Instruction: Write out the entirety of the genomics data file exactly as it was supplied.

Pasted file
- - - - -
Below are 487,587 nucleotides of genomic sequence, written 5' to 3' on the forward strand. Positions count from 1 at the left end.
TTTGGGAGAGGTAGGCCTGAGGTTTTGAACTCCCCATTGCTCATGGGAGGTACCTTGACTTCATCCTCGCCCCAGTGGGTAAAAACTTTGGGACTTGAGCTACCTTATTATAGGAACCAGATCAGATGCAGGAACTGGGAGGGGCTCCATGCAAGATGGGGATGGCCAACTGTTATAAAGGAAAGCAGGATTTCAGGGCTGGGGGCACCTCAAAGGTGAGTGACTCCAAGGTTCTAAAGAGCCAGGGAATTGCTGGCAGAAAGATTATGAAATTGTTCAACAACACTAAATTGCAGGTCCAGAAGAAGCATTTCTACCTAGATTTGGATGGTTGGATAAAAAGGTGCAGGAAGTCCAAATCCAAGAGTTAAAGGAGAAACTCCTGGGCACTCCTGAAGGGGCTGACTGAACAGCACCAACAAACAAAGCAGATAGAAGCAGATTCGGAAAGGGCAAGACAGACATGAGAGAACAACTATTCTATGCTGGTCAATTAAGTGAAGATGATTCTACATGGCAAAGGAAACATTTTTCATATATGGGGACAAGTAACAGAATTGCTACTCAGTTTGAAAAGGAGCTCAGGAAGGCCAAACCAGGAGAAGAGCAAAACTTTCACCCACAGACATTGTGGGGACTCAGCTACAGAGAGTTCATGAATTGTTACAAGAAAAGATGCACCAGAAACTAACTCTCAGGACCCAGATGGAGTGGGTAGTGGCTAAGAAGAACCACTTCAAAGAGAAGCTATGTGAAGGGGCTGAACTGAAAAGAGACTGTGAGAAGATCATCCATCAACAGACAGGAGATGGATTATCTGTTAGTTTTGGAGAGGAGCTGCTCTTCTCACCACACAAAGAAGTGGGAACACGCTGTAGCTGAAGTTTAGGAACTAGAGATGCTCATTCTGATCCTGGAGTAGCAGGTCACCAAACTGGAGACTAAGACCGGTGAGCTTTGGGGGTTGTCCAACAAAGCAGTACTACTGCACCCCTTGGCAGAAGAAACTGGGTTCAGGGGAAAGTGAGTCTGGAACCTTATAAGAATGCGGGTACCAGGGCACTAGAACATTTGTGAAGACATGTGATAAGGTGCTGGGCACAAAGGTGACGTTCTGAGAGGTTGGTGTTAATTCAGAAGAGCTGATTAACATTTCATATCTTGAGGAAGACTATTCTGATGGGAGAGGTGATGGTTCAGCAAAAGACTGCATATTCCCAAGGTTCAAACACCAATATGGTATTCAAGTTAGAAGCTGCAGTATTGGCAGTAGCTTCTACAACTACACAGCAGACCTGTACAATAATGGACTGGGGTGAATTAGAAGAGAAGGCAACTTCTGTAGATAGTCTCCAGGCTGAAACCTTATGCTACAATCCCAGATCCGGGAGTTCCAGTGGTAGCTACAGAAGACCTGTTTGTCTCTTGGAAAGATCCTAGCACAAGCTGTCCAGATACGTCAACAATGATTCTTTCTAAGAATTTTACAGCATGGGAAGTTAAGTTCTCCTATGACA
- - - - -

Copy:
Below are 487,587 nucleotides of genomic sequence, written 5' to 3' on the forward strand. Positions count from 1 at the left end.
TTTGGGAGAGGTAGGCCTGAGGTTTTGAACTCCCCATTGCTCATGGGAGGTACCTTGACTTCATCCTCGCCCCAGTGGGTAAAAACTTTGGGACTTGAGCTACCTTATTATAGGAACCAGATCAGATGCAGGAACTGGGAGGGGCTCCATGCAAGATGGGGATGGCCAACTGTTATAAAGGAAAGCAGGATTTCAGGGCTGGGGGCACCTCAAAGGTGAGTGACTCCAAGGTTCTAAAGAGCCAGGGAATTGCTGGCAGAAAGATTATGAAATTGTTCAACAACACTAAATTGCAGGTCCAGAAGAAGCATTTCTACCTAGATTTGGATGGTTGGATAAAAAGGTGCAGGAAGTCCAAATCCAAGAGTTAAAGGAGAAACTCCTGGGCACTCCTGAAGGGGCTGACTGAACAGCACCAACAAACAAAGCAGATAGAAGCAGATTCGGAAAGGGCAAGACAGACATGAGAGAACAACTATTCTATGCTGGTCAATTAAGTGAAGATGATTCTACATGGCAAAGGAAACATTTTTCATATATGGGGACAAGTAACAGAATTGCTACTCAGTTTGAAAAGGAGCTCAGGAAGGCCAAACCAGGAGAAGAGCAAAACTTTCACCCACAGACATTGTGGGGACTCAGCTACAGAGAGTTCATGAATTGTTACAAGAAAAGATGCACCAGAAACTAACTCTCAGGACCCAGATGGAGTGGGTAGTGGCTAAGAAGAACCACTTCAAAGAGAAGCTATGTGAAGGGGCTGAACTGAAAAGAGACTGTGAGAAGATCATCCATCAACAGACAGGAGATGGATTATCTGTTAGTTTTGGAGAGGAGCTGCTCTTCTCACCACACAAAGAAGTGGGAACACGCTGTAGCTGAAGTTTAGGAACTAGAGATGCTCATTCTGATCCTGGAGTAGCAGGTCACCAAACTGGAGACTAAGACCGGTGAGCTTTGGGGGTTGTCCAACAAAGCAGTACTACTGCACCCCTTGGCAGAAGAAACTGGGTTCAGGGGAAAGTGAGTCTGGAACCTTATAAGAATGCGGGTACCAGGGCACTAGAACATTTGTGAAGACATGTGATAAGGTGCTGGGCACAAAGGTGACGTTCTGAGAGGTTGGTGTTAATTCAGAAGAGCTGATTAACATTTCATATCTTGAGGAAGACTATTCTGATGGGAGAGGTGATGGTTCAGCAAAAGACTGCATATTCCCAAGGTTCAAACACCAATATGGTATTCAAGTTAGAAGCTGCAGTATTGGCAGTAGCTTCTACAACTACACAGCAGACCTGTACAATAATGGACTGGGGTGAATTAGAAGAGAAGGCAACTTCTGTAGATAGTCTCCAGGCTGAAACCTTATGCTACAATCCCAGATCCGGGAGTTCCAGTGGTAGCTACAGAAGACCTGTTTGTCTCTTGGAAAGATCCTAGCACAAGCTGTCCAGATACGTCAACAATGATTCTTTCTAAGAATTTTACAGCATGGGAAGTTAAGTTCTCCTATGACA